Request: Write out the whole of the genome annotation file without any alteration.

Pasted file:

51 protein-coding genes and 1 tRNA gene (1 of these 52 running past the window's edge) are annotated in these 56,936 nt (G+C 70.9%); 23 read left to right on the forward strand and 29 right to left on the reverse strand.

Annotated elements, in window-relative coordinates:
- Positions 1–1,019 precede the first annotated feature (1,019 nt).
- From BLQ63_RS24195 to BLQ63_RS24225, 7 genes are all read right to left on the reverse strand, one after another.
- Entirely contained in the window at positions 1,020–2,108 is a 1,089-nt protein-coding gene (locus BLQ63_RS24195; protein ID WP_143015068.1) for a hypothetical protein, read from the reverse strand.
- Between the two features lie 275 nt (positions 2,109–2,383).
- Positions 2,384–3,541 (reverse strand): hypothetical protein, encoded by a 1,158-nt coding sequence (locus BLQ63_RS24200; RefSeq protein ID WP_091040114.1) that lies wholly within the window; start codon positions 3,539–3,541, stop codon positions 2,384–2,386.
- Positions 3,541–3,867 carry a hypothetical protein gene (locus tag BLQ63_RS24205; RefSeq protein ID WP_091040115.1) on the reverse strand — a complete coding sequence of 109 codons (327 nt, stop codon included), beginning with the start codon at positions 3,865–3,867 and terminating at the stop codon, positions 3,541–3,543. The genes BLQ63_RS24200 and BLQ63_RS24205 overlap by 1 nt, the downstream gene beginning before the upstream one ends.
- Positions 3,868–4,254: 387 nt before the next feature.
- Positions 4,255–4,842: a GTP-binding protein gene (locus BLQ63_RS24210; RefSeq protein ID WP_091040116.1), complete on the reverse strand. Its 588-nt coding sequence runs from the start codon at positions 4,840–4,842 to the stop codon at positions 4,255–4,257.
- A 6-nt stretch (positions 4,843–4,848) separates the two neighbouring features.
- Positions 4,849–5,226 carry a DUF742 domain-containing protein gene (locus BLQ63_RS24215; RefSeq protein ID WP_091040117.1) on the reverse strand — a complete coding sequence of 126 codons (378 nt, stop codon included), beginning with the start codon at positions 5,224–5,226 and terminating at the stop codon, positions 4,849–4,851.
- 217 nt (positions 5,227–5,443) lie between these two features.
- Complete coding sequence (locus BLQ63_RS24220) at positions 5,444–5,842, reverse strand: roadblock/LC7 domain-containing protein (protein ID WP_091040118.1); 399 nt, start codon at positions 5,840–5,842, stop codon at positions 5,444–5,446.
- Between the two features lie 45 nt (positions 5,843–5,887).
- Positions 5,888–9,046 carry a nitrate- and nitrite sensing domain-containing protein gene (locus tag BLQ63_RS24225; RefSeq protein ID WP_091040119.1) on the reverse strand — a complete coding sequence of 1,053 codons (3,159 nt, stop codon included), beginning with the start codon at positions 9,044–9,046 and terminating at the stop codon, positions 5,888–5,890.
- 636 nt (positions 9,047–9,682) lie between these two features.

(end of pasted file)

51 protein-coding genes and 1 tRNA gene (1 of these 52 running past the window's edge) are annotated in these 56,936 nt (G+C 70.9%); 23 read left to right on the forward strand and 29 right to left on the reverse strand.

Annotated elements, in window-relative coordinates:
- Positions 1–1,019 precede the first annotated feature (1,019 nt).
- From BLQ63_RS24195 to BLQ63_RS24225, 7 genes are all read right to left on the reverse strand, one after another.
- Entirely contained in the window at positions 1,020–2,108 is a 1,089-nt protein-coding gene (locus BLQ63_RS24195; protein ID WP_143015068.1) for a hypothetical protein, read from the reverse strand.
- Between the two features lie 275 nt (positions 2,109–2,383).
- Positions 2,384–3,541 (reverse strand): hypothetical protein, encoded by a 1,158-nt coding sequence (locus BLQ63_RS24200; RefSeq protein ID WP_091040114.1) that lies wholly within the window; start codon positions 3,539–3,541, stop codon positions 2,384–2,386.
- Positions 3,541–3,867 carry a hypothetical protein gene (locus tag BLQ63_RS24205; RefSeq protein ID WP_091040115.1) on the reverse strand — a complete coding sequence of 109 codons (327 nt, stop codon included), beginning with the start codon at positions 3,865–3,867 and terminating at the stop codon, positions 3,541–3,543. The genes BLQ63_RS24200 and BLQ63_RS24205 overlap by 1 nt, the downstream gene beginning before the upstream one ends.
- Positions 3,868–4,254: 387 nt before the next feature.
- Positions 4,255–4,842: a GTP-binding protein gene (locus BLQ63_RS24210; RefSeq protein ID WP_091040116.1), complete on the reverse strand. Its 588-nt coding sequence runs from the start codon at positions 4,840–4,842 to the stop codon at positions 4,255–4,257.
- A 6-nt stretch (positions 4,843–4,848) separates the two neighbouring features.
- Positions 4,849–5,226 carry a DUF742 domain-containing protein gene (locus BLQ63_RS24215; RefSeq protein ID WP_091040117.1) on the reverse strand — a complete coding sequence of 126 codons (378 nt, stop codon included), beginning with the start codon at positions 5,224–5,226 and terminating at the stop codon, positions 4,849–4,851.
- 217 nt (positions 5,227–5,443) lie between these two features.
- Complete coding sequence (locus BLQ63_RS24220) at positions 5,444–5,842, reverse strand: roadblock/LC7 domain-containing protein (protein ID WP_091040118.1); 399 nt, start codon at positions 5,840–5,842, stop codon at positions 5,444–5,446.
- Between the two features lie 45 nt (positions 5,843–5,887).
- Positions 5,888–9,046 carry a nitrate- and nitrite sensing domain-containing protein gene (locus tag BLQ63_RS24225; RefSeq protein ID WP_091040119.1) on the reverse strand — a complete coding sequence of 1,053 codons (3,159 nt, stop codon included), beginning with the start codon at positions 9,044–9,046 and terminating at the stop codon, positions 5,888–5,890.
- 636 nt (positions 9,047–9,682) lie between these two features.